The Law Commission is consulting on the UK’s anti-money laundering regime. There is a hefty document, weighing in at over 200 pages with 38 questions, and a deadline of 5 October.  

Although there are questions about whether individual aspects of the current scheme are sensible – for instance, the all-crimes approach, the definition of suspicion, financial thresholds for disclosure – there is no question about whether the whole approach is working. The Law Commission itself concedes that ‘the reporting scheme isn’t working as well as it should’, and admits its consultation is limited. But the question arises as to whether tinkering with a system that does not work is worthwhile.

Money laundering is undoubtedly a grave phenomenon. The consultation contains an estimate that it costs every household in the UK £255 a year. In 2005, £25 billion was the best estimate for the amount of money laundered per annum at that time. The knock-on effects can contribute to damaging social disruption, of which an increase in house prices, keeping out first-time buyers and causing severe generational inequality, is doubtless one.

All solicitors know that the current scheme is exceedingly burdensome. The consultation cites the impact on the legal profession at some length, with the help of Law Society research, now around 10 years old. On average, most firms were spending then about four hours per week on discussing suspicions and making disclosures. Cost estimates per firm varied, but 21 top 100 firms reported a combined expenditure of almost £6.5 million per year in 2009 on such activities, which excluded the broader costs of anti-money laundering systems development, conducting due diligence, training and staff salaries.

But has the system achieved its goals? The Law Commission focuses on some aspects of dysfunction - for instance, the defensive reporting of suspicious transactions, which leads to a high volume of reports of poor quality, causing enforcement agencies to struggle; and the burden of compliance on entities under duties to report, as mentioned above.

But those are minor details compared to the bigger picture. In May of this year, for instance, the House of Commons Foreign Affairs Committee published a hair-raising report  ‘Moscow’s Gold: Russian Corruption in the UK’. The evidence showed that Russian oligarchs hold their doubtful money at the behest of the Russian government, and spend it at governmental order or suggestion. One witness memorably added: ‘So you steal in a place of legal nihilism and you offshore in a place of legal solidity.’

The report concluded: ‘The use of London as a base for the corrupt assets of Kremlin-connected individuals is now clearly linked to a wider Russian strategy and has implications for our national security. Combating it should be a major UK foreign policy priority. The assets stored and laundered in London both directly and indirectly support President Putin’s campaign to subvert the international rules-based system, undermine our allies, and erode the mutually-reinforcing international networks that support UK foreign policy.’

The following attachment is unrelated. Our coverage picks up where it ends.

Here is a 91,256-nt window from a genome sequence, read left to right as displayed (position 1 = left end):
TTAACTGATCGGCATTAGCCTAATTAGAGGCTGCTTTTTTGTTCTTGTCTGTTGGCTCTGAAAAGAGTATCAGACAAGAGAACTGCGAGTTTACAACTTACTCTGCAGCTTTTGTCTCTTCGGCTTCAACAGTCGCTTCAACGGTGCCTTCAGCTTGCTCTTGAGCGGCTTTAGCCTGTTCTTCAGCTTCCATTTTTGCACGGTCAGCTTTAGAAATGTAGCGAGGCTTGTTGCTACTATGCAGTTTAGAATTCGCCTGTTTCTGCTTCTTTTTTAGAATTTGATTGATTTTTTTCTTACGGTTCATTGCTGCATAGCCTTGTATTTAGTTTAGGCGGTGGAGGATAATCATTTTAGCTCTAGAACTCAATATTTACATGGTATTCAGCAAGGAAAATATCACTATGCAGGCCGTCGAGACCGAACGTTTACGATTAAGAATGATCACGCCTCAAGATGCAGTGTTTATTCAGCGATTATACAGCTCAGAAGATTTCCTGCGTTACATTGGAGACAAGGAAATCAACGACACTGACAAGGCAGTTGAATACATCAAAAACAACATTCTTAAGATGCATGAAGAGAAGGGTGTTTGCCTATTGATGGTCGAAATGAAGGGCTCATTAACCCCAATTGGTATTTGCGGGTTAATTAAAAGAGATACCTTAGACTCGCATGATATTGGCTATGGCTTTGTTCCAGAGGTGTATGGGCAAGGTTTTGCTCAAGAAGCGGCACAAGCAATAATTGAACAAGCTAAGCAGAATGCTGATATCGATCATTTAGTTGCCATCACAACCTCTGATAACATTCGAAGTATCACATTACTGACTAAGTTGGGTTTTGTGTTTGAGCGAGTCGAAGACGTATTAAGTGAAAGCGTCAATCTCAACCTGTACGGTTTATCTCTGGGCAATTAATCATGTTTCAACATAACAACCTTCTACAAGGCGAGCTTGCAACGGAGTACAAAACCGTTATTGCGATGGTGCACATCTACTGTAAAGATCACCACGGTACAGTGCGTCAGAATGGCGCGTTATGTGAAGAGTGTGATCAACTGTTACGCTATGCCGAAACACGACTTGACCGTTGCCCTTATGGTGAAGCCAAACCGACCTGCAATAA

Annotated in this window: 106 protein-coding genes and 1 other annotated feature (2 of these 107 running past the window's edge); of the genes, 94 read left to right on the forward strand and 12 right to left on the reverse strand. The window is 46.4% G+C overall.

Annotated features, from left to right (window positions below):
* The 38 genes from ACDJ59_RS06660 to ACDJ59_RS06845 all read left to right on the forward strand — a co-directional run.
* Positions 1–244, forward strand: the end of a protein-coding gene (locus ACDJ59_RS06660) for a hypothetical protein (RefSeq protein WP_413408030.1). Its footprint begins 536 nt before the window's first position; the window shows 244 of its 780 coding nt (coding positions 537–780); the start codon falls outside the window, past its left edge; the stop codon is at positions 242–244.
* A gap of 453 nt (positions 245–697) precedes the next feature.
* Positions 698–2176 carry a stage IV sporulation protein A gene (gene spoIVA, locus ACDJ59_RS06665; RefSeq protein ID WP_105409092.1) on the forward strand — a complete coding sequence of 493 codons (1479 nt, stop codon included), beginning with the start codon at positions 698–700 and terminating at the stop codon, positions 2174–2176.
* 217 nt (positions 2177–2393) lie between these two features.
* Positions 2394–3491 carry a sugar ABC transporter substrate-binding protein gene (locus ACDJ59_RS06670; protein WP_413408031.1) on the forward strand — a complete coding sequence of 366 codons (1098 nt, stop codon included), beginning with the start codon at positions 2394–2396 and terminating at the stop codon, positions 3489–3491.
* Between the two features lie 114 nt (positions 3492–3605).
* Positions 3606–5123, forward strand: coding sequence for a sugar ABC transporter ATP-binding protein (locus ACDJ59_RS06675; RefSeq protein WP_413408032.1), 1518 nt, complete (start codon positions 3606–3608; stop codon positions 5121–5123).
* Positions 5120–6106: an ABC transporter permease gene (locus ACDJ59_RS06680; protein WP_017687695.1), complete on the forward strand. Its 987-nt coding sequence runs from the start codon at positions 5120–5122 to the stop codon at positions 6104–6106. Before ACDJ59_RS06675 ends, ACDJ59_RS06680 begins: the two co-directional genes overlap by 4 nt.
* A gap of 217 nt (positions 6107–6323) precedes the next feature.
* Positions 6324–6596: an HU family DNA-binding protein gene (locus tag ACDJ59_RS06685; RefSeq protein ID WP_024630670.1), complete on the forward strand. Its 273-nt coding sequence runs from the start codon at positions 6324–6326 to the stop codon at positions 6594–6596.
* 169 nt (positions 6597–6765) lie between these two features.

As a side issue, the report singled out Linklaters because of its work on the flotation of En+, which at the time was controlled by one of the Kremlin-associated oligarchs, as follows: ‘We asked Linklaters to appear before the committee to explain their involvement in the flotation of En+ and to give their assessment of the regulatory framework that enabled the flotation to take place. They refused. We regret their unwillingness to engage with our inquiry and must leave others to judge whether their work at “the forefront of financial, corporate and commercial developments in Russia” has left them so entwined in the corruption of the Kremlin and its supporters that they are no longer able to meet the standards expected of a UK-regulated law firm.’

You can read Linklaters’ reply here.

Remember that this House of Commons report was written 16 years after the introduction of the Proceeds of Crime Act 2002, and 28 years after the first EU money laundering directive. It deals only with Russia, and not with launderers from, say, China or the Middle East. Such a state of affairs has occurred despite the UK government being the best pupil in the class, gold-plating the EU anti money laundering directives and acting as teacher’s pet at the OECD, which is the origin of the current reporting framework.

The problem is the system doesn’t work. For whatever reason, laundered money has continued to pour into the UK over the years in damagingly large quantities, to the point – according to the Foreign Affairs Committee – of concern for our national security.

So why are we tinkering with a system which is not fit for purpose, and which causes such burdens to our profession and others? It is time for a completely new take on how to tackle it, an utterly fresh approach.